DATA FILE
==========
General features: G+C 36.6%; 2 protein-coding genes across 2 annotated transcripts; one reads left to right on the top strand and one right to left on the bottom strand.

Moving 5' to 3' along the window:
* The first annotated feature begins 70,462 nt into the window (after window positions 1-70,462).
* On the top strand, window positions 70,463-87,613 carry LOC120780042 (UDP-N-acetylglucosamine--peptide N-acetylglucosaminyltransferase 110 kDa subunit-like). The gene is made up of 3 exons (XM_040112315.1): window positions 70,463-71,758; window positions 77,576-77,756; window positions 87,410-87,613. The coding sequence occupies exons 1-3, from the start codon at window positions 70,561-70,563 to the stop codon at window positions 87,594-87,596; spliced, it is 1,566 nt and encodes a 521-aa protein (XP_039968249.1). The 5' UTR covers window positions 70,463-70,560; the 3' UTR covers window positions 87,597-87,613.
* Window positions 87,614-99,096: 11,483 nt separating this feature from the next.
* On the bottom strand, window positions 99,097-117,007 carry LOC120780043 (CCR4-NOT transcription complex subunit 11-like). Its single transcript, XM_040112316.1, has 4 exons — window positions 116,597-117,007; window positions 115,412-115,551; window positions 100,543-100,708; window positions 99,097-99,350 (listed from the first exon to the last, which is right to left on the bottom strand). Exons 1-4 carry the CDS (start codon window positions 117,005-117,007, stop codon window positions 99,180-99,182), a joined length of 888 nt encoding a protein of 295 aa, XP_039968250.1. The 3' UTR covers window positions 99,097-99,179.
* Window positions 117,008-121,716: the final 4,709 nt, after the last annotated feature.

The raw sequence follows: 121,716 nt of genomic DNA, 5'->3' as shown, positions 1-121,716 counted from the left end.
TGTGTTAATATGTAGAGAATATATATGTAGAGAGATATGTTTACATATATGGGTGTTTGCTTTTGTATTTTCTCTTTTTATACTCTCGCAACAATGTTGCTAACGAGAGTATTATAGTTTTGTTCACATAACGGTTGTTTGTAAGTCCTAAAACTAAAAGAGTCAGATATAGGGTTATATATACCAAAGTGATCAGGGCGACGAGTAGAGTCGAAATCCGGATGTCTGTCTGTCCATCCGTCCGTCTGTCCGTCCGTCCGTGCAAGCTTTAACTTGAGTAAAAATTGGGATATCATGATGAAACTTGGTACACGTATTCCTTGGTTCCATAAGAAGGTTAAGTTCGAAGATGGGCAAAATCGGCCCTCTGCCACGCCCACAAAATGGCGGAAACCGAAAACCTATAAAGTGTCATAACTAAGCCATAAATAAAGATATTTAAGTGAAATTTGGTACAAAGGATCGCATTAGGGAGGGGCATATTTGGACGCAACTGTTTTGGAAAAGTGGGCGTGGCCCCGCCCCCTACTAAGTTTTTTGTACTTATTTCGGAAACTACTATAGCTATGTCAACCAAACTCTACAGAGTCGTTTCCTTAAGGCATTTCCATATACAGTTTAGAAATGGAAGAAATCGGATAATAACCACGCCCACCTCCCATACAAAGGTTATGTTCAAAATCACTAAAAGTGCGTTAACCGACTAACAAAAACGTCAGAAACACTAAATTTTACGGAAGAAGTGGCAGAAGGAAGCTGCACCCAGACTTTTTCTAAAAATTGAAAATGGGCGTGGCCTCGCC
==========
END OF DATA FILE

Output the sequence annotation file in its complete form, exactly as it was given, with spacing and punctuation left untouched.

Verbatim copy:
General features: G+C 36.6%; 2 protein-coding genes across 2 annotated transcripts; one reads left to right on the top strand and one right to left on the bottom strand.

Moving 5' to 3' along the window:
* The first annotated feature begins 70,462 nt into the window (after window positions 1-70,462).
* On the top strand, window positions 70,463-87,613 carry LOC120780042 (UDP-N-acetylglucosamine--peptide N-acetylglucosaminyltransferase 110 kDa subunit-like). The gene is made up of 3 exons (XM_040112315.1): window positions 70,463-71,758; window positions 77,576-77,756; window positions 87,410-87,613. The coding sequence occupies exons 1-3, from the start codon at window positions 70,561-70,563 to the stop codon at window positions 87,594-87,596; spliced, it is 1,566 nt and encodes a 521-aa protein (XP_039968249.1). The 5' UTR covers window positions 70,463-70,560; the 3' UTR covers window positions 87,597-87,613.
* Window positions 87,614-99,096: 11,483 nt separating this feature from the next.
* On the bottom strand, window positions 99,097-117,007 carry LOC120780043 (CCR4-NOT transcription complex subunit 11-like). Its single transcript, XM_040112316.1, has 4 exons — window positions 116,597-117,007; window positions 115,412-115,551; window positions 100,543-100,708; window positions 99,097-99,350 (listed from the first exon to the last, which is right to left on the bottom strand). Exons 1-4 carry the CDS (start codon window positions 117,005-117,007, stop codon window positions 99,180-99,182), a joined length of 888 nt encoding a protein of 295 aa, XP_039968250.1. The 3' UTR covers window positions 99,097-99,179.
* Window positions 117,008-121,716: the final 4,709 nt, after the last annotated feature.

The raw sequence follows: 121,716 nt of genomic DNA, 5'->3' as shown, positions 1-121,716 counted from the left end.
TGTGTTAATATGTAGAGAATATATATGTAGAGAGATATGTTTACATATATGGGTGTTTGCTTTTGTATTTTCTCTTTTTATACTCTCGCAACAATGTTGCTAACGAGAGTATTATAGTTTTGTTCACATAACGGTTGTTTGTAAGTCCTAAAACTAAAAGAGTCAGATATAGGGTTATATATACCAAAGTGATCAGGGCGACGAGTAGAGTCGAAATCCGGATGTCTGTCTGTCCATCCGTCCGTCTGTCCGTCCGTCCGTGCAAGCTTTAACTTGAGTAAAAATTGGGATATCATGATGAAACTTGGTACACGTATTCCTTGGTTCCATAAGAAGGTTAAGTTCGAAGATGGGCAAAATCGGCCCTCTGCCACGCCCACAAAATGGCGGAAACCGAAAACCTATAAAGTGTCATAACTAAGCCATAAATAAAGATATTTAAGTGAAATTTGGTACAAAGGATCGCATTAGGGAGGGGCATATTTGGACGCAACTGTTTTGGAAAAGTGGGCGTGGCCCCGCCCCCTACTAAGTTTTTTGTACTTATTTCGGAAACTACTATAGCTATGTCAACCAAACTCTACAGAGTCGTTTCCTTAAGGCATTTCCATATACAGTTTAGAAATGGAAGAAATCGGATAATAACCACGCCCACCTCCCATACAAAGGTTATGTTCAAAATCACTAAAAGTGCGTTAACCGACTAACAAAAACGTCAGAAACACTAAATTTTACGGAAGAAGTGGCAGAAGGAAGCTGCACCCAGACTTTTTCTAAAAATTGAAAATGGGCGTGGCCTCGCC